While trying to find a picture that someone represented Valentines day, or Love, all I found was pictures of teeny  fish we never actually ate,

Four great-grand children laying together


A cute little Squirrel


My Stepdad and I milking, with Poppa holding the kicker rope. We don’t usually have a kicker rope, but she had a sore udder and thought it was a fantastic idea to kick the bucket on a regular basis. The kicker rope gets pulled tight around their abdomen, in front of the udder, right tight in the hip socket. For some reason, this helps. If I were a 200lb 6′ 2″ man (Cowboy anyone?) I could milk with my shoulder in the same place, or put a fist there, and it would do the same. But alas, I am nowhere near that. And my Stepdad couldn’t fathom the coordination to milk and do that. (See how wide her back legs are? That is a fantastic stance for milking, because it allows access to the back teat which is the smallest and hardest to milk. Hello hand cramps!)


This ca-yute picture of Mac!



And Mac, driving the tractor. (Don’t worry, Grandpa is tucked down in there out of sight)



Happy Valentines Day,


Don’t think of it as a day to buy candies and spend money on gifts or cards. Bake some cookies to decorate, make a homemade card! Much more heartfelt and easier on the wallet. I treasure every homemade card I’ve ever been given.



Cow tongue delight!

It could be said that some not so average activities happen in our house. I know there is many others who do these, we have friends who do these very activities, but for most, they are foreign!

Let me make it not so foreign.

*Disclaimer: We are not professionals at this and are sharing for the fun of it*

Now, here’s that cow tongue!

This is it almost done cooking, but we have a few steps before getting to that point!

We killed a cow the day before and didn’t want to waste any parts. I had never eaten tongue, but my brother-in-law assured me that “If you boil it a long time and then fry it, it will be delicious!” (He still hasn’t convinced my sister, to eat it yet)

You start by taking the raw tongue and cutting off any stringy, fatty or grisely bits. It takes a bit of time unless you’re super handy with a knife like Cowboy and can show me up in 10 seconds flat! Put it in a pot and cover it with water. Bring this to a boil, then a simmer and do so for a few minutes. Oh about 120 will be good. After 2 hours, your tongue is going to look something like this.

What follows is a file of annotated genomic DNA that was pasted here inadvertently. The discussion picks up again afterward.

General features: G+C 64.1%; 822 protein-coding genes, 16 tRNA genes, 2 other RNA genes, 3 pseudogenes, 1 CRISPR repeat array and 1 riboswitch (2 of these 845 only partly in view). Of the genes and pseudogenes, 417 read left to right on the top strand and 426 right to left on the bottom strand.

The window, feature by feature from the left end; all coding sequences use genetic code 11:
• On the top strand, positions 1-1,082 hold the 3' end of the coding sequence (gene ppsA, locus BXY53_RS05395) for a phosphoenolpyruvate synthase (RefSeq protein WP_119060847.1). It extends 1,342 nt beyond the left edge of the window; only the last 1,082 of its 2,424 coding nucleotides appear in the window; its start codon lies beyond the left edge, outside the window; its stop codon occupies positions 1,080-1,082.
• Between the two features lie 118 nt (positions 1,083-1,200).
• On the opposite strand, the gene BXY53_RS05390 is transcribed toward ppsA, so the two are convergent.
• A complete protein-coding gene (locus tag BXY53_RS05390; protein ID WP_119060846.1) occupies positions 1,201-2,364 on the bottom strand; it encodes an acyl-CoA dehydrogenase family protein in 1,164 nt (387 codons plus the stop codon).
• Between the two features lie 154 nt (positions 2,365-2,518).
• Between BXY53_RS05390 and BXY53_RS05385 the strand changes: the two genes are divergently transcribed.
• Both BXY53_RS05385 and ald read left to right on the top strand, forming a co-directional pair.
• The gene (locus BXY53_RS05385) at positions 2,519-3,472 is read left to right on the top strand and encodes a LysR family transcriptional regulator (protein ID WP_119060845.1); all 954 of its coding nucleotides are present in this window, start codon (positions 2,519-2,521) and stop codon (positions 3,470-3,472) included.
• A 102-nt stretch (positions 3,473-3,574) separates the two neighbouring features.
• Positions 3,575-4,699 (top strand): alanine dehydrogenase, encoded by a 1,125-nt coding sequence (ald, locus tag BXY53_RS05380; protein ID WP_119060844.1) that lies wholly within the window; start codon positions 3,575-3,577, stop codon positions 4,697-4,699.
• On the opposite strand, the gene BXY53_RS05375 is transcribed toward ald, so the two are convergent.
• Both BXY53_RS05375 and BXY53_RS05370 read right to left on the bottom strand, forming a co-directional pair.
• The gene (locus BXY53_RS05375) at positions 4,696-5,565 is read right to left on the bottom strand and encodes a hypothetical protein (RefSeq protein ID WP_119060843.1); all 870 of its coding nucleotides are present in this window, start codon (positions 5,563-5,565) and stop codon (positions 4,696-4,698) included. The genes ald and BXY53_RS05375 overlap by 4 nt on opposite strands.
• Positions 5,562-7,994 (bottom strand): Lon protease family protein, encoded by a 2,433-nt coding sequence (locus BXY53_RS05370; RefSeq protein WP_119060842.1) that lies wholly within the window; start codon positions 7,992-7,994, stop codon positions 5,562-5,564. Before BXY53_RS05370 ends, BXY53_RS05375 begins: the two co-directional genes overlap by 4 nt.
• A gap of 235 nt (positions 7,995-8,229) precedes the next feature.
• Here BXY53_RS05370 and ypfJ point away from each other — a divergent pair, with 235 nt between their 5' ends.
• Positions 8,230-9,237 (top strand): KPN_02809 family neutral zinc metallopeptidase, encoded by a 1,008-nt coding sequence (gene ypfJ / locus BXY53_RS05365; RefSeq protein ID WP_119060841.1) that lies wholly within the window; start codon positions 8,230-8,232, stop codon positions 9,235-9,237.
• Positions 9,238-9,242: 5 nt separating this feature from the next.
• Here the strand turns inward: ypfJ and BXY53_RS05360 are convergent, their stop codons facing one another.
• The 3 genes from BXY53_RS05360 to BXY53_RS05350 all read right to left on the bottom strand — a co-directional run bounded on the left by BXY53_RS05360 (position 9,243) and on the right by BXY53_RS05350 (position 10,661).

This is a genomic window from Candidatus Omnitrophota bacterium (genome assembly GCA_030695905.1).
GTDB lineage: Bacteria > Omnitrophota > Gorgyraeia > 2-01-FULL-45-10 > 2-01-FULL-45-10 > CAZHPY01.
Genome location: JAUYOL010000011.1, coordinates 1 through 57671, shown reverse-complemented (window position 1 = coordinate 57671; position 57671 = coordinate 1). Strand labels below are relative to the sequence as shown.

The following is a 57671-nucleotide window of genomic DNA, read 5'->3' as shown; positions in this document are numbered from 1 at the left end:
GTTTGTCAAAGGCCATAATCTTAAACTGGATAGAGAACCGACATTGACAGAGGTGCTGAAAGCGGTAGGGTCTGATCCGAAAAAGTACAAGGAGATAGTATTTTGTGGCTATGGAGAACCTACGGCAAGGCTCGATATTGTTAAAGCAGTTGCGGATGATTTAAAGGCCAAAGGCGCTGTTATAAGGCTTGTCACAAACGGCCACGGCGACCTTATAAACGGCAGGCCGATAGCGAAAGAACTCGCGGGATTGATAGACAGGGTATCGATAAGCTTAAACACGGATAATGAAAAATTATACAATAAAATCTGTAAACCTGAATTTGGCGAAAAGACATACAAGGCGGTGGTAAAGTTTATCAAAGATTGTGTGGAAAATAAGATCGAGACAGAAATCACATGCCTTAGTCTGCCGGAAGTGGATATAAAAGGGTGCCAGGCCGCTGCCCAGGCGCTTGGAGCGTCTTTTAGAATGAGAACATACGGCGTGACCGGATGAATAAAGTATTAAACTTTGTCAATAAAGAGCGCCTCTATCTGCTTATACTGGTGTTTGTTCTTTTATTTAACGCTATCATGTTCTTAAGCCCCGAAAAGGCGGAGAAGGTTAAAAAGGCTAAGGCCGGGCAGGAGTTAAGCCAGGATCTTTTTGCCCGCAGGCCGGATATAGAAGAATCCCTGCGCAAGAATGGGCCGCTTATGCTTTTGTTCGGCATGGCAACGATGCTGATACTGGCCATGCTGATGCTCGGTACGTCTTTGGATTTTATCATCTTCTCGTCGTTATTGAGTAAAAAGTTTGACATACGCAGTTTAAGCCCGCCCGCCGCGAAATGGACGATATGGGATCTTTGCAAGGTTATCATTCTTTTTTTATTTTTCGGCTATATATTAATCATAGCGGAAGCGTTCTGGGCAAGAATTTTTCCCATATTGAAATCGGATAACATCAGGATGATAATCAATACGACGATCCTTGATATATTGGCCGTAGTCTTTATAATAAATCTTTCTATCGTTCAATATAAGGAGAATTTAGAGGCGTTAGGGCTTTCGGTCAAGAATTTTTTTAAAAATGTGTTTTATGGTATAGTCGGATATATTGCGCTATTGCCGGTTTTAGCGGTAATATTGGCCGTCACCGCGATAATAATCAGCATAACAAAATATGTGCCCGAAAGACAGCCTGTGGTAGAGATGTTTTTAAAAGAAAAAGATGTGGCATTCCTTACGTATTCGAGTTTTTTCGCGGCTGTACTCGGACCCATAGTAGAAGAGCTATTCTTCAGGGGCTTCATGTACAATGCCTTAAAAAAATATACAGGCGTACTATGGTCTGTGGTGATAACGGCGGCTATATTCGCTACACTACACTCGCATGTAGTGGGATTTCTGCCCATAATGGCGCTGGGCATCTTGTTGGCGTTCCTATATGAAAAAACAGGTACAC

For a cow, this is a small tongue, but it was a smaller cow. Leave the tongue to cool until you can readily handle it. At this point you skin the white layer off. There is some technique to this we haven’t figured out yet, because it was a heck of a time.

Slice the skinned tongue into 1/4 inch pieces, then in half to make them a few inches long. and set aside. This method of cooking can be used with cutlets of pork, chicken, venison, elk, moose, whatever you fancy! I did this with tongue and my sister used the same recipe to do moose steaks.

We’re going to make four bowls of ingredients now!

bowl #1-Milk, 1/2 c may be good, or you may need more, depending on how much you need.

bowl #2- 1/2 c flour, 1 tbsp garlic powder, 1 tsp salt and pepper to taste. (Onion powder here would add to it!)

bowl #3- Egg, scrambled. If you have lots of tongue, use two.

bowl #4- 1/2 c bread crumbs, and 2 tbsp mixture of dried herbs. I like thyme and parsley, dill would be good. Whats your family’s favourite? Use those! Optional, but delicious is 1/4 finely chopped nuts. This adds such a great flavour and texture to a breading.

Now we’re ready to get down and dirty!

Heat a large skillet over medium-high heat then add 2 tbsp oil.

Dip a piece of tongue in milk, then flour, then egg, then bread mixture. Easy as bowl 1, 2, 3, 4! Then put in the frying pan. Continue until you have a full frying pan. Depending on how fast you are, the tongue may need to be flipped before then. We want the breading to be a good golden brown, the meat is already well cooked, it’s just about the breading. Once browned on both sides put aside (a pan in a warm over works) and go through the bowl 1,2,3,4, fry pan, until all the tongue is done. Serve up time! We ate with rice and roasted vegetables.

The verdict? I loved the flavour, but the texture of tongue I just can’t do!

Coming up? A delicious canning recipe that can only be made at this time of year. Better get your jars ready!

8 Random Photos of the Past

A picture says 1,000 words, so let me give you 8,000 words! There is no chronological order to these, by the way.

1) When Mac was 8 days old, he was asked to be in a professional photo shoot for a friends company. Of course we said yes, and we packed up diaper bags, blankets and baby to head out. While we have many many cute photos from that day, this is the one where he had his first blow out diaper and the blanket he’s on, thus it became ours!

2) Here is the first time Mac was in a cloth diaper! He was 4 days old and I thought he looked adorable. We usually put covers on, but this picture is just the dipe.

3) Here are the cupcakes my sister and cousin made for my baby shower!

4) This is Elton Mac

5) Mac’s first time going to church at 4 days old!

6) My first mule deer. It blows any deer Cowboy has EVER gotten out of the water. Hah.

7) This is an ultrasound of my now 8 month old niece, when she was maybe 10 weeks along!

8 ) I’m mean aren’t I, to show you this photo? I got a call one day from Cowboy.

Cowboy: “Sooo…I just got out of the hospital…”

Me: “WHAT?!”

C: “I cut my hand at work and I needed stitches”


C: “Because you would have freaked out like you are now and driven to the hospital and had to wait here with Mac for hours with me”

Me: “Oh”

C: “See you at the end of the day”

Me: “Love you too”